Among all of the contemporary forms of art, I’ve always felt classical music has the most potential for growth. Unfortunately, it has a nasty habit of getting in its own way by perpetuating decades old exclusive barriers.
At the same time, many classical music institutions are trying harder than ever before to consciously tear some of these barriers down. However, I find that some of these issues are so entrenched in the behavior and actions of long time classical music enthusiasts; they may not even realize they are unconsciously contributing to the problem.
Two recent events have brought this issue to the forefront in my mind.
The first occurrence was while I was attending the gala ceremonies for the opening of the Nashville Symphony’s new $123.5 million symphony center. On my way out of town, I purchased a Sunday edition of the local newspaper, The Tennessean. In that edition, they had several wonderful features, including a 32 page insert dedicated to the new symphony center.
However, when I reached a section entitled “What to know before you go to the show” I found one of the most glaring examples of how decades of exclusive behavior has worked its way into how the mainstream consciousness views classical music. The article included a couple of paragraphs about etiquette:
“Please hold your applause until the appropriate time. In some pieces of music, the orchestras will pause briefly for about 10-15 seconds between movements.
The audience should hold its applause during the short breaks in music, until the end of the entire piece. The conductor will signal when a piece is finished by putting his or her arms down and turning to the audience.”
I was very disappointed to see Nashville’s premier newspaper publishing instructions for how to assimilate to what is essentially Pavlovian behavior in the first place.
The second occurrence happened while listening to a classical music radio station the other week. The announcer was talking about an opera that was opening later that month. This particular opera isn’t considered standard repertoire so the announcer took some time to talk about the story line.
Initially, I was very interested since this particular work was unknown to me and I was looking forward to learning more. That’s when it happened; the announcer used the phrase “of course” when mentioning that the plot was based on a traditional French story.
“…of course, we all know this plot comes from the traditional French story of…”
Since when are we all supposed to know this fact? The opera in question isn’t a particular renowned work and if you aren’t up on traditional French narratives then I suppose that means you’re just a member of culturally unwashed.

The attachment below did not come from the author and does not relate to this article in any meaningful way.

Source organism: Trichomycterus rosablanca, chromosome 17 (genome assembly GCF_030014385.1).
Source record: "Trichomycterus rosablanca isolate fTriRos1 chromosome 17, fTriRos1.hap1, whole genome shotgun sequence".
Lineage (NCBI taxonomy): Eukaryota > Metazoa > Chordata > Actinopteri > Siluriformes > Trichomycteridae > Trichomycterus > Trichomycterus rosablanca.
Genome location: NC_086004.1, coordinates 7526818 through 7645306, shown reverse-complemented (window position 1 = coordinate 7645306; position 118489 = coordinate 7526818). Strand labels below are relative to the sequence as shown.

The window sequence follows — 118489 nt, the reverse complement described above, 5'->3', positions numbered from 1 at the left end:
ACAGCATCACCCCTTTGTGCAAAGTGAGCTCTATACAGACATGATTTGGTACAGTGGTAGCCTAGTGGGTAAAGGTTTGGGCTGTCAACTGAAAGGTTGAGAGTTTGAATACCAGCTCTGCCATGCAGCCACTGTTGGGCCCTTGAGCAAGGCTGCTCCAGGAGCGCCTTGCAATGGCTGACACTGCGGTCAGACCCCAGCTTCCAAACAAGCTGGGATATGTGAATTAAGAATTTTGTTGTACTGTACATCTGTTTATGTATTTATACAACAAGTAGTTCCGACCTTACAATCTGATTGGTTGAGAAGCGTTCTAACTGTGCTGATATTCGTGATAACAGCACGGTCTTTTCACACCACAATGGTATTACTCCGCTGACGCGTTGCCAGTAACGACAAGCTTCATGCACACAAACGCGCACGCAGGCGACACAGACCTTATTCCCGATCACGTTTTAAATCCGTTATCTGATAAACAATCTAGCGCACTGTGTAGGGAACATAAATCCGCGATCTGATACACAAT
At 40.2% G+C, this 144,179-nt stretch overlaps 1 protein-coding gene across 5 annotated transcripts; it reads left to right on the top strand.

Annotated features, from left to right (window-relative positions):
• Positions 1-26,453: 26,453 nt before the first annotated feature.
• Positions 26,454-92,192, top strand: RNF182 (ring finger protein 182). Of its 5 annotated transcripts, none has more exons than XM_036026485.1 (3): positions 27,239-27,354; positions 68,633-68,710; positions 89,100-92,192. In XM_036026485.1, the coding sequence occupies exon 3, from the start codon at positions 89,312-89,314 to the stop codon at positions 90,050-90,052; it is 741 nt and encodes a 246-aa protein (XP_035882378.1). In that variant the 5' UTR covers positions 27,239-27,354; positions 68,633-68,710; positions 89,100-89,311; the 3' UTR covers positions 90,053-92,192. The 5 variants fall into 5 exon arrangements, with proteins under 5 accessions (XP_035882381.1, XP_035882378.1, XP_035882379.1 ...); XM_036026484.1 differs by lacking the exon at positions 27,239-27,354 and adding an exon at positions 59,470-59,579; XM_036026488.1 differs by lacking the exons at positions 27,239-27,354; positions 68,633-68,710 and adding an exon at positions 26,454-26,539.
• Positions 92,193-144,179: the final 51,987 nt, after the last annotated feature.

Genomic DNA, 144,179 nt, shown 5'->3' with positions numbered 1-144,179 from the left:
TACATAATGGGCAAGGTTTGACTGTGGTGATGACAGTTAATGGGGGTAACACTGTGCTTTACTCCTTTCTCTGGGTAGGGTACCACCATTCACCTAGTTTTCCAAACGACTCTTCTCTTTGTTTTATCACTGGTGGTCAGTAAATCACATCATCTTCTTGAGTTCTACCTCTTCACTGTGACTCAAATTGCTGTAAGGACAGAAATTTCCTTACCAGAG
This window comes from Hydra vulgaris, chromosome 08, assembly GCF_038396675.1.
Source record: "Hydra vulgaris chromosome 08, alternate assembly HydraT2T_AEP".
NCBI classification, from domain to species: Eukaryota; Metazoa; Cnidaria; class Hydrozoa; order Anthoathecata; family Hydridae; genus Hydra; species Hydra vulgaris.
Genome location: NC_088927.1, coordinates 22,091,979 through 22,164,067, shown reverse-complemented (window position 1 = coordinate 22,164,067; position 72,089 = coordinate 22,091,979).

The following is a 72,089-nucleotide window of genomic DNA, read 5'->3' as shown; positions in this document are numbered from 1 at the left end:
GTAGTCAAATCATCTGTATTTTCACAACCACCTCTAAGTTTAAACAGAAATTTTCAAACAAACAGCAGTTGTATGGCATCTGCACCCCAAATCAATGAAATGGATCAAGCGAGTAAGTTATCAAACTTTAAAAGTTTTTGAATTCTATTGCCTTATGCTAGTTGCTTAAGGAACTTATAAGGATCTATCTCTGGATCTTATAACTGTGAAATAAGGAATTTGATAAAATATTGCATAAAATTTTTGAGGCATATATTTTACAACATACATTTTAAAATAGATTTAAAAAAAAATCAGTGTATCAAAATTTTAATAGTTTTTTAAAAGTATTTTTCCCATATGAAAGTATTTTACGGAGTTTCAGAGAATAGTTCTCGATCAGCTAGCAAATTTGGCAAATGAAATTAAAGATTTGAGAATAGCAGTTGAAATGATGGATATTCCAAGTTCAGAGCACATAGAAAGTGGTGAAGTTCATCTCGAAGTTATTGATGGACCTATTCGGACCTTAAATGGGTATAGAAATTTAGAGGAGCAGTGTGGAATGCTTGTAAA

I was instantly offended by the remark and turned the radio off. Normally, it takes a great deal to push me over the edge but it is exactly this sort of behavior that has contributed to classical music’s decline.
I have never met the announcer in person so I have no idea if he regularly behaves like a pretentious snob but the words rolled off of his tongue so easily it made me feel like this wasn’t a unique occurrence. He used the phrase so effortlessly that even though I have a traditional music conservatory education, this announcer made me feel like I should be ashamed of some good old fashioned ignorance. In any other situation, I would have been eager to learn about something new but his attitude and approach just made me angry.
Imagine how new listeners must feel when they encounter an attitude exemplified by this radio program. It is not an issue of “if” they encounter this attitude but “when”. The pretentiousness in classical music is so engrained that it is nearly a part of the collective DNA, but that’s not a good reason for it to continue.
In the end, I don’t favor banning phrases or words – after all, two wrongs don’t make a right – but what should change are attitudes and perceptions. If classical music lacks the ability to effectively examine itself from a perspective of someone on the outside looking in, what hope is there to realize classical music’s potential sooner rather than later?
As I mentioned at the beginning of this piece, classical music has tremendous room for growth. Furthermore, it is an art form worth nurturing as an individual and sharing between neighbors. Nevertheless, in order for us to get to a point where that attitude becomes internalized, it is going to take a great deal of conscious effort in the here and now.